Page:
AARP Eye Center
By Mary Agnes Carey, Senior Correspondent, Kaiser Health News
Legislation passed by Congress New Year's Day to avert the dreaded " fiscal cliff" would stop a scheduled payment cut in Medicare physician payments. But hospitals, which have to bear a major part of financing for that " doc fix," are not happy.
The bill would require that, over the next decade, hospitals pick up nearly half of the approximately $30 billion cost of stopping a 26.5 percent payment cut for Medicare physicians, scheduled to begin today.
The 26.5 percent reduction for doctors comes from a payment formula created in a 1997 deficit reduction law. For the first few years, doctors received modest pay increases. But in 2002, doctors reacted with fury when they came in for a 4.8 percent pay cut under that plan. Every year since, Congress has staved off the scheduled cuts.
The package would reduce hospital payments in two ways. First, it would cut $10.5 billion from projected Medicare hospital payments over 10 years for inpatient or overnight care through a downward adjustment in annual base payment increases. The Senate measure also would reduce Medicaid disproportionate share payments to hospitals by an additional $4.2 billion over the next decade. These cuts are on top of those made to hospitals as part of the 2010 health care law.
Groups representing hospitals said the new plans for reductions will hurt their ability to care for patients.
"While fixing the physician payment formula is essential, it should not be done by jeopardizing hospitals' ability to care for seniors and their communities," Rich Umbdenstock, president and chief executive officer of the American Hospital Association, said in a written statement.
Chip Kahn, president and CEO of the Federation of American Hospitals, also expressed dismay that hospitals funded much of the doc fix. "It is not in the best interest of patients or those who care for them to rob hospital Peter to pay for fiscal cliff Paul," he said.
The American Medical Association said that the "last-minute action" is "a clear example of how the Medicare program is increasingly unreliable for physicians and patients."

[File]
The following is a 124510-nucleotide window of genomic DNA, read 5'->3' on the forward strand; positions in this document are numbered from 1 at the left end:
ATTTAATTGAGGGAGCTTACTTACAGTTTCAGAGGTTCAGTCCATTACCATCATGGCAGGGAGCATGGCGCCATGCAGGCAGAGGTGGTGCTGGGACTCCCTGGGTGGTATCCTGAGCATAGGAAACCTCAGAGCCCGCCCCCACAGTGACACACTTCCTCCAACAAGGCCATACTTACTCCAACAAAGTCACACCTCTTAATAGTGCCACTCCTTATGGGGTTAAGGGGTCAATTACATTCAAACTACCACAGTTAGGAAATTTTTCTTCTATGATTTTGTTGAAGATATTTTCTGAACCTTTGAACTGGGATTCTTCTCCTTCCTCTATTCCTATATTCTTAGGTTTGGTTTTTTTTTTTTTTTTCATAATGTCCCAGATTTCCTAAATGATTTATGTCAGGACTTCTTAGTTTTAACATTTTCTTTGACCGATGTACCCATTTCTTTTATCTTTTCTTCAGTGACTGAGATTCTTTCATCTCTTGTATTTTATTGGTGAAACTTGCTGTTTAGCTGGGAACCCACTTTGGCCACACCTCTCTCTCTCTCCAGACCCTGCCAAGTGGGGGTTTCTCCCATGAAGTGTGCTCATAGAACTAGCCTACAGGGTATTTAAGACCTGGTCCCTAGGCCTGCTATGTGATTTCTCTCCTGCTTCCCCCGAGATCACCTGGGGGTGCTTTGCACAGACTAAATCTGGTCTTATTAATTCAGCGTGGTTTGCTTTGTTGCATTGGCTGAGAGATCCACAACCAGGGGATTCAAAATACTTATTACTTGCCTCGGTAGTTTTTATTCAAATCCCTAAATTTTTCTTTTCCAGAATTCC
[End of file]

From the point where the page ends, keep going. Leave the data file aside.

Dr. Jeremy Lazarus, president of the AMA, said "Congress' work is not complete; it has simply delayed this massive, unsustainable cut for one year. Over the next months, it must act to eliminate this ongoing problem once and for all."
The bill also would continue a number of Medicare policies known as "extenders." Those extenders include a wide variety of policies, including special provisions for some low-volume hospitals and charges for ambulance and physical therapy costs.
Other items in the package that would finance the "doc fix" and Medicare extenders include rebasing bundled payments for end stage renal disease (saves $4.9 billion), implementing competitive bidding for diabetic test strips purchased in retail pharmacies (saves $600 million) and reducing risk-adjusted payments to Medicare Advantage plans ($2 billion).
In addition to the physician payment fix, the bill alters tax rates and delays a series of automatic cuts in federal spending, called "sequestration," scheduled to go into effect Jan. 2. That includes a 2 percent reduction to physicians and other Medicare providers - including hospitals.
While seniors would see no changes in their benefits under sequestration, Medicare providers will face $11 billion in cuts through the end of the government's fiscal year on Sept. 30.